“Those turnaround times bog things down,” Bangs said.

Stranded customers have been unable to get through to Southwest’s customer service lines to rebook flights or find lost baggage.

Employees also said they have not been able to communicate with the airline, the president of the union that represents Southwest’s flight attendants told CNN Monday.

“The phone system the company uses is just not working,” Lyn Montgomery, President of TWU Local 556, told CNN’s Pamela Brown. “They’re just not manned with enough manpower in order to give the scheduling changes to flight attendants, and that’s created a ripple effect that is creating chaos throughout the nation.”

On a call with employees Tuesday, Southwest Chief Operating Officer Andrew Watterson explained that the company’s outdated scheduling software quickly became the main culprit of the cancellations once the storm cleared, according to a transcript of the call that was obtained by CNN from an aviation source.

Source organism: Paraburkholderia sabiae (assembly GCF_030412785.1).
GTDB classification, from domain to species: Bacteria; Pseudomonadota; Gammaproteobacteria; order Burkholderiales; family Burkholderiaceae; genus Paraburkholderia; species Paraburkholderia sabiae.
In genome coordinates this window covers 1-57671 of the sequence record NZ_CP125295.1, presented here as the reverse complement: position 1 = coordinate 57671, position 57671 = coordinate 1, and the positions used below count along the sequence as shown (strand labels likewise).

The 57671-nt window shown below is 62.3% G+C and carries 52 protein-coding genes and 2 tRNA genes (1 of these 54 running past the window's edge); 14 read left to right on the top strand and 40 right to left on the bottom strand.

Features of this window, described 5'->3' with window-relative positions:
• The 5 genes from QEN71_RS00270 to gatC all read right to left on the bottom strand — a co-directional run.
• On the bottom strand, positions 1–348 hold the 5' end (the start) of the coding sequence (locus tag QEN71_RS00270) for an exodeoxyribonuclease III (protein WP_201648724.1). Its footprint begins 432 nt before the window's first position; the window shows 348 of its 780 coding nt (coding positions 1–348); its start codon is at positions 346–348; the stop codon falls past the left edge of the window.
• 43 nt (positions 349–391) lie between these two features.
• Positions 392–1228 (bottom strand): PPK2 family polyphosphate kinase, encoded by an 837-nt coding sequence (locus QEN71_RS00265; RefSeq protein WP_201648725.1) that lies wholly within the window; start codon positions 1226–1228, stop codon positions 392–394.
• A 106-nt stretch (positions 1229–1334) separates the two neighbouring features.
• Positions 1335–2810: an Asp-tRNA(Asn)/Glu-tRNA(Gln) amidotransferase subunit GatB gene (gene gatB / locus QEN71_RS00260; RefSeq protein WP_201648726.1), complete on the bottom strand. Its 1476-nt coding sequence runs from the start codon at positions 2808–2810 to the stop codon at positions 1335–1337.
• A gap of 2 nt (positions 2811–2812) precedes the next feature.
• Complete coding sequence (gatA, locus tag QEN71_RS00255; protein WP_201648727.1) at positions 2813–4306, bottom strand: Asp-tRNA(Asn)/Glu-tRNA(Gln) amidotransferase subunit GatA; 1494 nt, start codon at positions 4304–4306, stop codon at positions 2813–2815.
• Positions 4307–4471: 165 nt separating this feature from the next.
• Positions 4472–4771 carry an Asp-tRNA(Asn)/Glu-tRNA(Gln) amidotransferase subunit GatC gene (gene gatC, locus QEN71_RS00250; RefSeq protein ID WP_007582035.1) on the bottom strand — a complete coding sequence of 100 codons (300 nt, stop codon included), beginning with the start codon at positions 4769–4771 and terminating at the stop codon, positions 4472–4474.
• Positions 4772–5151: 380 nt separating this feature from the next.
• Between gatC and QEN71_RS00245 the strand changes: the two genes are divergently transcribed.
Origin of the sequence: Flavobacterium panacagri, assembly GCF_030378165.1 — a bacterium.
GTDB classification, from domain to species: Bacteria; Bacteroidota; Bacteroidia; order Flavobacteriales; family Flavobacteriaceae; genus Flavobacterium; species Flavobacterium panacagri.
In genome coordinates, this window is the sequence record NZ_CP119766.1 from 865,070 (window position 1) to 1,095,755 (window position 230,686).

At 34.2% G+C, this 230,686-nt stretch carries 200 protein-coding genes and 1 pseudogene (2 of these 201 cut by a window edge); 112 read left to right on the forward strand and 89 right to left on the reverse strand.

The extreme cold, ice and snow grounded planes and left some crew members stranded, so Southwest’s crew schedulers worked furiously to put a new schedule together, matching available crew with aircraft that were ready to fly. But the Federal Aviation Administration strictly regulates when flight crews can work, complicating Southwest’s scheduling efforts.

“The process of matching up those crew members with the aircraft could not be handled by our technology,” Watterson said.

Southwest ended up with planes that were ready to take off with available crew, but the company’s scheduling software wasn’t able to match them quickly and accurately, Watterson added.

“As a result, we had to ask our crew schedulers to do this manually, and it’s extraordinarily difficult,” he said. “That is a tedious, long process.”

Watterson noted that manual scheduling left Southwest building an incredibly delicate house of cards that could quickly tumble when the company encountered a problem.